Reginald George Rayment was born on 24th January 1891 at Bengeo in Hertfordshire, England, the seventh and last child of a coachman named Isaac Rayment and his wife Jane Rayment née Knight.
Reginald married Ethel Mary Fortnum at St Michael and All Angels Church in Paddington, London on 2nd August 1913 and they then worked together at Hertford Castle, he as the Head Gardener and she as a Housemaid.
On 20th July the following year the marriage was blessed with their only child, a daughter whom they named Gladys May, but only four days later the First World War broke out.
Reginald tried to join the army but, having been rejected three times due to his varicose veins, he was finally accepted by the Grenadier Guards in May 1916. By August 1916 he was a private fighting in France but then on 24th December that same year he was shot in the head and killed at the age of 26.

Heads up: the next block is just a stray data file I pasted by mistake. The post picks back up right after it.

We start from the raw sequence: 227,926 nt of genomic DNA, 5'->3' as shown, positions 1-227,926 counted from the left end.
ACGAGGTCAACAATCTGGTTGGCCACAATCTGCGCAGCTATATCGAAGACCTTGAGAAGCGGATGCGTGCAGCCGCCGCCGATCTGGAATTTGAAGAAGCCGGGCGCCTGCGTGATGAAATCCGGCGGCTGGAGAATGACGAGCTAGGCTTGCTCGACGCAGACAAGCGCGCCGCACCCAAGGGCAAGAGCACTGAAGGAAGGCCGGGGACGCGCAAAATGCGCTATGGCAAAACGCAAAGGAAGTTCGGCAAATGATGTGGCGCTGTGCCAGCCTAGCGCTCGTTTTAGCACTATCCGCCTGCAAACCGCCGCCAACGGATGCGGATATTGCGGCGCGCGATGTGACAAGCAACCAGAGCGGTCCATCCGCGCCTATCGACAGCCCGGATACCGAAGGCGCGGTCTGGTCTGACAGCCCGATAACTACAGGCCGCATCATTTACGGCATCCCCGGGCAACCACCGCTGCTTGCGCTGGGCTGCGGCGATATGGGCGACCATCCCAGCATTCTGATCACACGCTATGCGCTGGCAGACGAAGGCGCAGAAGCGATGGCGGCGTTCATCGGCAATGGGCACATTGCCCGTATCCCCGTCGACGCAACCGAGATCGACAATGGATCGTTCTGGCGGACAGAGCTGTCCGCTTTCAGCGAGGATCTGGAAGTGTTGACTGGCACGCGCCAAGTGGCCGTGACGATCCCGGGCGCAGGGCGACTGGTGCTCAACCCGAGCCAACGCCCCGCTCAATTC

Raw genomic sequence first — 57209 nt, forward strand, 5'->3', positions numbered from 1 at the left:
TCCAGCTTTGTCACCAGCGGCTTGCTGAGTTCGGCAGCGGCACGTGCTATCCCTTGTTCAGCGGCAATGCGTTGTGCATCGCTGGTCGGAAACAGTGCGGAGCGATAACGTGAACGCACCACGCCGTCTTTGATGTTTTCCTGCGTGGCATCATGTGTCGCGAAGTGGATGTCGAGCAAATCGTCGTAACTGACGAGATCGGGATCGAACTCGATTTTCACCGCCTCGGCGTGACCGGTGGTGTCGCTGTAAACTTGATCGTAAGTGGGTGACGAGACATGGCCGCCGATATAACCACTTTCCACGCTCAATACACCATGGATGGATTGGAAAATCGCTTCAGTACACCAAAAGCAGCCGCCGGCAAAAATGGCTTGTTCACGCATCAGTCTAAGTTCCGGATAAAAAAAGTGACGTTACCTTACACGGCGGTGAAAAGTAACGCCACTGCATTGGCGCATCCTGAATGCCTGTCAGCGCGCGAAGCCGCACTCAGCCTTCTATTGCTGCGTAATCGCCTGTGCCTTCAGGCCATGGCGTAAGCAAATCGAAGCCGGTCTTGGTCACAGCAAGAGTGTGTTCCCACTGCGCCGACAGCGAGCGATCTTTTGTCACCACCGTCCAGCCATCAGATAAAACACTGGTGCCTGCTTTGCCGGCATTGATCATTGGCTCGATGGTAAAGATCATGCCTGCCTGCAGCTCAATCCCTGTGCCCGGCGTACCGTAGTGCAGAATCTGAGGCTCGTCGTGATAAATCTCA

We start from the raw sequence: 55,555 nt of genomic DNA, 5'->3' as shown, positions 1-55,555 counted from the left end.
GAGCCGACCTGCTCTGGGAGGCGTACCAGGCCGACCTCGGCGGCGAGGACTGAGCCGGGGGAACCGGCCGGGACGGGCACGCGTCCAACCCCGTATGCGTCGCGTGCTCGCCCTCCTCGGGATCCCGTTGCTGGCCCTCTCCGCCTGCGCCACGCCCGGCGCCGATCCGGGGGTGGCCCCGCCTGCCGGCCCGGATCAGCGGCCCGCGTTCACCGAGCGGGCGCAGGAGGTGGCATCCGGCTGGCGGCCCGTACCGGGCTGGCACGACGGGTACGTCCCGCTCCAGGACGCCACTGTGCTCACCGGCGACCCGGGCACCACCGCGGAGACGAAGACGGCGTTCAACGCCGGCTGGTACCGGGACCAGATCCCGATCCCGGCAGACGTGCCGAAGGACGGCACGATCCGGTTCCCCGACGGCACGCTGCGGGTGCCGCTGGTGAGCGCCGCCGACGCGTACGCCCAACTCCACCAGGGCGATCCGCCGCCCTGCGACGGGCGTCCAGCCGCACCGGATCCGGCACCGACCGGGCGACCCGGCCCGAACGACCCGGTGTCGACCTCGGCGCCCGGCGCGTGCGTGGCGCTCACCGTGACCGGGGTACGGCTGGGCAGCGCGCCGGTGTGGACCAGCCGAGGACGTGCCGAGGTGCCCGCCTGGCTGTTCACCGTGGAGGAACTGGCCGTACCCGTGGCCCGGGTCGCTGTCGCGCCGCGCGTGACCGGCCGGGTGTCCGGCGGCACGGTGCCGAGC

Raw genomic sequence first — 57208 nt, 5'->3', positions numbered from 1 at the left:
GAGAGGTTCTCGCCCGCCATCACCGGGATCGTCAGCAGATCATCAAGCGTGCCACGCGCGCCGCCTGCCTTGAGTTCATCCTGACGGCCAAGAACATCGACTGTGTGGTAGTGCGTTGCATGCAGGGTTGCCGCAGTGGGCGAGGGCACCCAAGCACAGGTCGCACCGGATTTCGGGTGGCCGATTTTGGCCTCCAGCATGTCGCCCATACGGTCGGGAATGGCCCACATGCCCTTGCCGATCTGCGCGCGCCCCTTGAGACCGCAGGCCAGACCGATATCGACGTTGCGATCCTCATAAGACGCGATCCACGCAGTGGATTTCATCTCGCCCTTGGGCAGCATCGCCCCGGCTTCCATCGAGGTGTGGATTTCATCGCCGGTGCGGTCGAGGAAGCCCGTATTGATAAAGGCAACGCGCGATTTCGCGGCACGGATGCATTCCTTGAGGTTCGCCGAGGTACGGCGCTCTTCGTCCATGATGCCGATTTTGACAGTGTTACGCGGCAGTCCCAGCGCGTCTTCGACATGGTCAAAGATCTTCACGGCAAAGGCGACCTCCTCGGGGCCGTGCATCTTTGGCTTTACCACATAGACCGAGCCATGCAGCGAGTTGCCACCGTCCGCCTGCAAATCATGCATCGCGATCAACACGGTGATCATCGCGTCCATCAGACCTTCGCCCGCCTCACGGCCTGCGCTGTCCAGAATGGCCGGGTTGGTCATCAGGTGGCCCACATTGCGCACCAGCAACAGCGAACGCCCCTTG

At the time of his death that Christmas Eve, his daughter Gladys was just two years old and in the breast pocket of his uniform he had been carrying a photograph of her, together with her mother Ethel and himself, at Hertford Castle.
Because of the nature of his injuries this family photograph taken at Hertford Castle was the only way in which his body could be readily identified, thus enabling him to buried later in the Guards Cemetery at Combles in Picardie, Northern France.
It is sad to relate that the crumpled photograph (shown above left) was said to have sustained most of its damage when Reginald’s head was suddenly jerked backwards at the time that he met his death, but his daughter Gladys is known to have treasured it until she died almost one hundred years later.
On a lighter note, it is perhaps nice to know that the Magnolia trees that Reginald planted before the Great War can still be seen growing in the grounds of Hertford Castle.